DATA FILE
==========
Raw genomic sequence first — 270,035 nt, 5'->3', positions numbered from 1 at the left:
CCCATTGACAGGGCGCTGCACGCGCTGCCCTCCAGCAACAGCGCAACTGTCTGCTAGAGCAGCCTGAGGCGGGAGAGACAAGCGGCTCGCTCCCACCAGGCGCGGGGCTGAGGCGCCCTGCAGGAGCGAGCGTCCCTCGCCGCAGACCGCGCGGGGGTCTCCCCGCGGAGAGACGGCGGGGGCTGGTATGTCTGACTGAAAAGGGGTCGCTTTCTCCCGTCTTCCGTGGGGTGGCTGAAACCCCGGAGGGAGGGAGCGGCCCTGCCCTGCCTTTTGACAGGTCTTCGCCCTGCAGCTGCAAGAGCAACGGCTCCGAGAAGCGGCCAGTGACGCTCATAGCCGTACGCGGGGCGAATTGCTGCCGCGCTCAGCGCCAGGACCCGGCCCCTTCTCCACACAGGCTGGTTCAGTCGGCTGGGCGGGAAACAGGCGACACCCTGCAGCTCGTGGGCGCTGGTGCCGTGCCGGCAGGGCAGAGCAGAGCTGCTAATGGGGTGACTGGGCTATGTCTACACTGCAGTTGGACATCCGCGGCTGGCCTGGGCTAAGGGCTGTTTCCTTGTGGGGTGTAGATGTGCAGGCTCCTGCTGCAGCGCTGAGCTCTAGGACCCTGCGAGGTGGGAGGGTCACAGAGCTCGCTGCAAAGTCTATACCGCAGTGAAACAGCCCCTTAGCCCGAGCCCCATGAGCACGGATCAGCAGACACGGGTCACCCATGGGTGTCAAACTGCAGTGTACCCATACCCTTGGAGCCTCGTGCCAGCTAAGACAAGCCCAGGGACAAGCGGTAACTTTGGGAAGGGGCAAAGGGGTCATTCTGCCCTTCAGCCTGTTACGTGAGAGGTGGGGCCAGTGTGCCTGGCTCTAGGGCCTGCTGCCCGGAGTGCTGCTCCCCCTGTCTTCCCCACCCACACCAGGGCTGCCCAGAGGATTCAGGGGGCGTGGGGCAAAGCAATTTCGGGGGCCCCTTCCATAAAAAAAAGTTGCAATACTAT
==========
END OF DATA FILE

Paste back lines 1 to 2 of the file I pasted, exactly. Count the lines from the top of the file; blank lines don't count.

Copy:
Raw genomic sequence first — 270,035 nt, 5'->3', positions numbered from 1 at the left:
CCCATTGACAGGGCGCTGCACGCGCTGCCCTCCAGCAACAGCGCAACTGTCTGCTAGAGCAGCCTGAGGCGGGAGAGACAAGCGGCTCGCTCCCACCAGGCGCGGGGCTGAGGCGCCCTGCAGGAGCGAGCGTCCCTCGCCGCAGACCGCGCGGGGGTCTCCCCGCGGAGAGACGGCGGGGGCTGGTATGTCTGACTGAAAAGGGGTCGCTTTCTCCCGTCTTCCGTGGGGTGGCTGAAACCCCGGAGGGAGGGAGCGGCCCTGCCCTGCCTTTTGACAGGTCTTCGCCCTGCAGCTGCAAGAGCAACGGCTCCGAGAAGCGGCCAGTGACGCTCATAGCCGTACGCGGGGCGAATTGCTGCCGCGCTCAGCGCCAGGACCCGGCCCCTTCTCCACACAGGCTGGTTCAGTCGGCTGGGCGGGAAACAGGCGACACCCTGCAGCTCGTGGGCGCTGGTGCCGTGCCGGCAGGGCAGAGCAGAGCTGCTAATGGGGTGACTGGGCTATGTCTACACTGCAGTTGGACATCCGCGGCTGGCCTGGGCTAAGGGCTGTTTCCTTGTGGGGTGTAGATGTGCAGGCTCCTGCTGCAGCGCTGAGCTCTAGGACCCTGCGAGGTGGGAGGGTCACAGAGCTCGCTGCAAAGTCTATACCGCAGTGAAACAGCCCCTTAGCCCGAGCCCCATGAGCACGGATCAGCAGACACGGGTCACCCATGGGTGTCAAACTGCAGTGTACCCATACCCTTGGAGCCTCGTGCCAGCTAAGACAAGCCCAGGGACAAGCGGTAACTTTGGGAAGGGGCAAAGGGGTCATTCTGCCCTTCAGCCTGTTACGTGAGAGGTGGGGCCAGTGTGCCTGGCTCTAGGGCCTGCTGCCCGGAGTGCTGCTCCCCCTGTCTTCCCCACCCACACCAGGGCTGCCCAGAGGATTCAGGGGGCGTGGGGCAAAGCAATTTCGGGGGCCCCTTCCATAAAAAAAAGTTGCAATACTAT